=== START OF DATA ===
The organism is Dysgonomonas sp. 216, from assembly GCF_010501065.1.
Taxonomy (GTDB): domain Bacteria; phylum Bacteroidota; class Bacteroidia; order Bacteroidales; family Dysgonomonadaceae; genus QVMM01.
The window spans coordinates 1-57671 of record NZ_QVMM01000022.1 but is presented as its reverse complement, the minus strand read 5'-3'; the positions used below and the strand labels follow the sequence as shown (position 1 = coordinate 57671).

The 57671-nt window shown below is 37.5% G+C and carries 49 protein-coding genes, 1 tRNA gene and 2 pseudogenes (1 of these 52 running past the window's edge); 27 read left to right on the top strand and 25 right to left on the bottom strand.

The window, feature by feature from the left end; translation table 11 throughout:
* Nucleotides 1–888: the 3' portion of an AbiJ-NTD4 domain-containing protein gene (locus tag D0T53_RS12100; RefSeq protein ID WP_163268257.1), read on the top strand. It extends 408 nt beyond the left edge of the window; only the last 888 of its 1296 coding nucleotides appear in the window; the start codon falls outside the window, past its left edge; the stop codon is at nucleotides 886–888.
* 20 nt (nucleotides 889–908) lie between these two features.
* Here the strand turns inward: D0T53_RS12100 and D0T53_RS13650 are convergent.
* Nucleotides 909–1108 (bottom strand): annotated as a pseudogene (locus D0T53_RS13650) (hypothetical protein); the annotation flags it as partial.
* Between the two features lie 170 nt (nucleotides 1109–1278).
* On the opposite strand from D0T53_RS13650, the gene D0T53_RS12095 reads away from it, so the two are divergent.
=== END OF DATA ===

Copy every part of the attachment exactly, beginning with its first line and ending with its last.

The organism is Dysgonomonas sp. 216, from assembly GCF_010501065.1.
Taxonomy (GTDB): domain Bacteria; phylum Bacteroidota; class Bacteroidia; order Bacteroidales; family Dysgonomonadaceae; genus QVMM01.
The window spans coordinates 1-57671 of record NZ_QVMM01000022.1 but is presented as its reverse complement, the minus strand read 5'-3'; the positions used below and the strand labels follow the sequence as shown (position 1 = coordinate 57671).

The 57671-nt window shown below is 37.5% G+C and carries 49 protein-coding genes, 1 tRNA gene and 2 pseudogenes (1 of these 52 running past the window's edge); 27 read left to right on the top strand and 25 right to left on the bottom strand.

The window, feature by feature from the left end; translation table 11 throughout:
* Nucleotides 1–888: the 3' portion of an AbiJ-NTD4 domain-containing protein gene (locus tag D0T53_RS12100; RefSeq protein ID WP_163268257.1), read on the top strand. It extends 408 nt beyond the left edge of the window; only the last 888 of its 1296 coding nucleotides appear in the window; the start codon falls outside the window, past its left edge; the stop codon is at nucleotides 886–888.
* 20 nt (nucleotides 889–908) lie between these two features.
* Here the strand turns inward: D0T53_RS12100 and D0T53_RS13650 are convergent.
* Nucleotides 909–1108 (bottom strand): annotated as a pseudogene (locus D0T53_RS13650) (hypothetical protein); the annotation flags it as partial.
* Between the two features lie 170 nt (nucleotides 1109–1278).
* On the opposite strand from D0T53_RS13650, the gene D0T53_RS12095 reads away from it, so the two are divergent.